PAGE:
Looking for a history of the early space age
September 14, 2019 2:46 AM   Subscribe

Is there a history of the early space age that covers the Soviet and the American programs? I'd prefer the history avoid the nationalism and technophilia that pervades most of the accounts of space exploration that I've encountered.
posted by rdr to Media & Arts (9 answers total) 3 users marked this as a favorite
 
For a personal look at the space race from both perspectives you could take a look at David Scott's (Gemini 8, Apollo 9, Apollo 15) and Aexi Leonev's (Voskhod 2, Apollo-Soyuz) book Two Sides of the Moon.

While her focus is on the American program, Amy Shira Teitel's book Breaking the Chains of Gravity covers the very early space program, focusing on pre-NASA.
posted by lharmon at 4:40 AM on September 14, 2019 [4 favorites]


The Space Rocket History podcast goes into a fair amount of detail and he also provides his sources if you need more detail. That may be a good overview and jumping off point at least.
posted by hankscorpio83 at 5:27 AM on September 14, 2019


Red Moon Rising is a history that focuses primarily on the Soviet space program. It won't fill your whole request, but it's probably a good counterpart to Breaking the Chains of Gravity from the Soviet side.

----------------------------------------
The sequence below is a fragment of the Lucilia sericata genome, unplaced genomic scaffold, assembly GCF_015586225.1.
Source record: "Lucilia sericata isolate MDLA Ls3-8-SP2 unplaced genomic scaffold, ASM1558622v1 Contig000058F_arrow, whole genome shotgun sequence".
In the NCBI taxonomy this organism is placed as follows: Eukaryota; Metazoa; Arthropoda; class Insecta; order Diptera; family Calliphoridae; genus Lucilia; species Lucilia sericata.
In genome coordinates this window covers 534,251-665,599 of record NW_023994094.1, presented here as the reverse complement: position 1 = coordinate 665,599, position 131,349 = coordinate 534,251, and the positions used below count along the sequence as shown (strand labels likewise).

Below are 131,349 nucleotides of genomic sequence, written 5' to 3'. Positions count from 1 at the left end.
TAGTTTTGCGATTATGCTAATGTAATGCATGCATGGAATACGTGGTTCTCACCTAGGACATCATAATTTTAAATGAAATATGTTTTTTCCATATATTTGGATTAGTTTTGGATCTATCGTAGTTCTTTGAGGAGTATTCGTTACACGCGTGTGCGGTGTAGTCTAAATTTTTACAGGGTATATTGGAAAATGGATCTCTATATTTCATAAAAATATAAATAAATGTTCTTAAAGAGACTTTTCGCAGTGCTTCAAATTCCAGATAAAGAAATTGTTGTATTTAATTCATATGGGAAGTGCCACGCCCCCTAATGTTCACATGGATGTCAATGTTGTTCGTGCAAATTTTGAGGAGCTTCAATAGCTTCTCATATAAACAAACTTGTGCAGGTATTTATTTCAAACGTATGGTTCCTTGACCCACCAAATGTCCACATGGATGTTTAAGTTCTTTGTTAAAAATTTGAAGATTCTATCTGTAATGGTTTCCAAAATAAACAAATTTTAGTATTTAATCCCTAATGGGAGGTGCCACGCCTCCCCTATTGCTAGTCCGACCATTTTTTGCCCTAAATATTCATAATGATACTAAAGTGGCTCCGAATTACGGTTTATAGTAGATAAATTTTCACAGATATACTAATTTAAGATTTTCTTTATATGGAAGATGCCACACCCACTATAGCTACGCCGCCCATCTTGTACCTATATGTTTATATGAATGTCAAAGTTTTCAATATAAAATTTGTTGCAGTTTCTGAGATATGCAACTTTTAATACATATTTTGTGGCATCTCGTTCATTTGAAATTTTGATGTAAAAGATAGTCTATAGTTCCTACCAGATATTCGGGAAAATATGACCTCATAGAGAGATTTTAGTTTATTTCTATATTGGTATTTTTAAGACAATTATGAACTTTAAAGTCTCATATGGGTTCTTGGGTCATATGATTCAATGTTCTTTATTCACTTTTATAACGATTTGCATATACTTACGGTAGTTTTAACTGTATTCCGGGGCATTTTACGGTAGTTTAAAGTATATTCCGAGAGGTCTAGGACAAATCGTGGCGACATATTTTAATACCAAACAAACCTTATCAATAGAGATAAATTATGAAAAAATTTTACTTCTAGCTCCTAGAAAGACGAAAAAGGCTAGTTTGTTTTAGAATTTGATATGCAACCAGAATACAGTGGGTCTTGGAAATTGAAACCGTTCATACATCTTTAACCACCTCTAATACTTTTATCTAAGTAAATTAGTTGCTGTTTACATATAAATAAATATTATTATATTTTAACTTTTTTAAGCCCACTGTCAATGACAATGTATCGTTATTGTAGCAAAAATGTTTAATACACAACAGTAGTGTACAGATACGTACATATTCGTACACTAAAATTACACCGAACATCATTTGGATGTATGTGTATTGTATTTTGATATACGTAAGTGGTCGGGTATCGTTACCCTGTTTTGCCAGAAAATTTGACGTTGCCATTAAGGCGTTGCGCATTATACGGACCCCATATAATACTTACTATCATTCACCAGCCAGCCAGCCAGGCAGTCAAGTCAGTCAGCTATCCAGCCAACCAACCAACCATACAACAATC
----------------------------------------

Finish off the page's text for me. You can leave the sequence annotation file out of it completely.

posted by Alterscape at 6:05 AM on September 14, 2019


Von Braun by Michael Neufeld covers pre-WWII through the Apollo aftermath, focused on Wernher Von Braun of course, but he was so central it is also a history of the early space age. This biography by a historian is much more thorough and critical than coverage of Von Braun and the space program was during his lifetime.

The Heavens and the Earth: A Political History of the Space Age by Walter A. MacDougal is another book that avoids technophilia and nationalism. It won the Pulitzer Prize for History in 1986.
posted by JonJacky at 9:05 AM on September 14, 2019


James Oberg was the first great chronicler of space.
posted by SemiSalt at 9:10 AM on September 14, 2019


Seconding The Heavens and the Earth: A Political History of the Space Age by Walter A. MacDougal.
posted by Rob Rockets at 10:05 AM on September 14, 2019


James Oberg was the first great chronicler of space.

Came in here to recommend his Red Star In Orbit. The above-mentioned Red Moon Rising is also worthwhile; its focus is more the pre-manned satellite launches, on both sides.
posted by Rash at 12:58 PM on September 14, 2019


Nthing Oberg-- I used to exchange with him on USENET back in the 90s, and he was thoughtful and comprehensive about Soviet space program history.
posted by Sunburnt at 3:15 PM on September 14, 2019


Events in Space by Wiley Ley, published in 1969, is a good, contemporary account of early space flight, if you can find a copy of it. The writer was one of the original Germans who got the whole thing started, and follows the development from an international perspective.
posted by lordcorvid at 8:34 PM on September 14, 2019


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